‘Wolfie: an Unlikely Hero’ stars in this clever metafictional story of a wolf that ‘is sick of being the bad guy and for once, just once, would LOVE to be the hero (so says the author).’ The back jacket cover seals the appeal with its very clever letter from ‘Wolfie’ to readers. Put these together for a bonus with the familiar elements of fairy tales such as princesses locked in towers, dragons taking home prized objects, silly yet sophisticated humour, alternating first and third person narrators, and perfectly rendered illustrations. Here you have a story of immediate attraction for both naïve and sophisticated readers.
Wolfie is determined to reverse the stereotype of wolves, contending that there should be stories about nice, loyal, brave and heroic wolves. Readers will sympathise with this ‘sleek, strong, cunning and quick wolf’ that questions stereotypes. Why not portray the wolf in a ‘nice’ way? The very patient storyteller listens to our Wolf’s demands and continues to change the story, but with each fresh start, the wolf asserts that, yet again, this new portrayal is simply untrue! Why is every wolf story about ‘chomping on chicken’ or ‘pestering piglets’?’ There are some elements to this story worthy of stimulating discussion such as the princess rescuing herself or the final twist when the wolf comes to a sticky end.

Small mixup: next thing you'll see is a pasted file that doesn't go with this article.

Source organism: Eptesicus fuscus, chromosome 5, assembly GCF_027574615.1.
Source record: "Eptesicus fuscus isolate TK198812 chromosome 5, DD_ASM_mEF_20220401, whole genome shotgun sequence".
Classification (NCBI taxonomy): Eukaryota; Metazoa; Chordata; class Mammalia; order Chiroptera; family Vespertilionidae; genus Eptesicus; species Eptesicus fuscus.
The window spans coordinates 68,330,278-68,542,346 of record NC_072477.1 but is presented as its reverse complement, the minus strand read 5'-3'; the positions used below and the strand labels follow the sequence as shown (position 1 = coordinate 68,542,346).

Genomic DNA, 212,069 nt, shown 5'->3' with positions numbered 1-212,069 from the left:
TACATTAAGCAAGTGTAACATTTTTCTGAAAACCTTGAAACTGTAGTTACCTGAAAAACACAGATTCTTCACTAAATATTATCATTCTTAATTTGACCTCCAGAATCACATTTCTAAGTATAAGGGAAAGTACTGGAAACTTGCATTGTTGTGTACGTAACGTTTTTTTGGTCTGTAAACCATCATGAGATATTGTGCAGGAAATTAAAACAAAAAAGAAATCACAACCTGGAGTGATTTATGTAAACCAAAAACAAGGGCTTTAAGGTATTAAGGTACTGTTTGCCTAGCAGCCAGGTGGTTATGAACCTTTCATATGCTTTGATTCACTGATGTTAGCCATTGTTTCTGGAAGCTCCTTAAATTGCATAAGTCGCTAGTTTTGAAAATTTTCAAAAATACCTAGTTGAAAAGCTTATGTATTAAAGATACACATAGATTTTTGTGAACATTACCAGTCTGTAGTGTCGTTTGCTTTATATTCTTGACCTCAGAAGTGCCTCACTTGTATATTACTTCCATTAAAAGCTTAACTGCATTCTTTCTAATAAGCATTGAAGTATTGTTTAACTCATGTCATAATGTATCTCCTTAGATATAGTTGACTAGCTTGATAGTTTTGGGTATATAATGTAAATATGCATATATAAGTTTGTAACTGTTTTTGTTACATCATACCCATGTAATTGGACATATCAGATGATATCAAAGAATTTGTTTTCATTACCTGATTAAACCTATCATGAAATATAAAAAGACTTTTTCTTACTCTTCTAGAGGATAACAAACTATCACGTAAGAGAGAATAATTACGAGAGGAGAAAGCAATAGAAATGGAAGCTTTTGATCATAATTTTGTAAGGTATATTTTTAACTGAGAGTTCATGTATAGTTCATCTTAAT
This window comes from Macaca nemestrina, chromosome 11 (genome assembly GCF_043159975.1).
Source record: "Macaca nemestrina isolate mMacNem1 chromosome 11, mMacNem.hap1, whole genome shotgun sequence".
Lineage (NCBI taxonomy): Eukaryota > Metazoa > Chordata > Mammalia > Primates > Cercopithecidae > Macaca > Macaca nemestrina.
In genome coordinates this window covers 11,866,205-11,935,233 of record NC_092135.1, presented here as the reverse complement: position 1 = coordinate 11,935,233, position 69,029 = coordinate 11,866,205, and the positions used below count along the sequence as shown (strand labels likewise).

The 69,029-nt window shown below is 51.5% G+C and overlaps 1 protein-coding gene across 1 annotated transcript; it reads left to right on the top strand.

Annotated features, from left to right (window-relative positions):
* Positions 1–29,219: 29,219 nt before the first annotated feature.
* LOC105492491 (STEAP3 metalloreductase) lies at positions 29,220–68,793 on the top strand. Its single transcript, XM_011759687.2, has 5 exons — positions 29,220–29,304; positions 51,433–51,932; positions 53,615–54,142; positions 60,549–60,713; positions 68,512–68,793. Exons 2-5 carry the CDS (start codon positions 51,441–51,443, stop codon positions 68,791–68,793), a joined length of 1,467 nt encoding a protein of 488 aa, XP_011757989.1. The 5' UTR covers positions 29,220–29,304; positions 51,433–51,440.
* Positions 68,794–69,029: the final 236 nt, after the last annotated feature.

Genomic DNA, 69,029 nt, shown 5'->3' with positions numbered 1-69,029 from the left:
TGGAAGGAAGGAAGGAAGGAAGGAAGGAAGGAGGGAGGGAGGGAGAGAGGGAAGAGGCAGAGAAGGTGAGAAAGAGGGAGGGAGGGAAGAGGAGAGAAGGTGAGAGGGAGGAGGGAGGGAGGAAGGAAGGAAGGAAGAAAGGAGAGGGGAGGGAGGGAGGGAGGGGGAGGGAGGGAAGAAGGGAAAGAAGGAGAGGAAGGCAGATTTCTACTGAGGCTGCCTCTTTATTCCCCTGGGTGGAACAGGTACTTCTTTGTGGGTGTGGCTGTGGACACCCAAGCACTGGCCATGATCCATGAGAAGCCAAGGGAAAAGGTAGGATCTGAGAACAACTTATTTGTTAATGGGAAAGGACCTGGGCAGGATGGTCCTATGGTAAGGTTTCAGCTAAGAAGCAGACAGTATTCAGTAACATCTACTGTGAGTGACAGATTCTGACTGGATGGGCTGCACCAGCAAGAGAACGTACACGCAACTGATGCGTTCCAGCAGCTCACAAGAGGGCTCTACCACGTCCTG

Connah Brecon’s illustrations are the perfect accompaniment with his animated sly wolf that constantly receives his comeuppance. Comic exaggeration and humorous details fill the pages. The endpapers feature snippets of iconic images from well-known fairy tales encouraging readers to remember their favourites. Hunting for the many visual jokes in Brecon’s illustrations adds immensely to this fast-paced, humorous romp through familiar fairy tale worlds.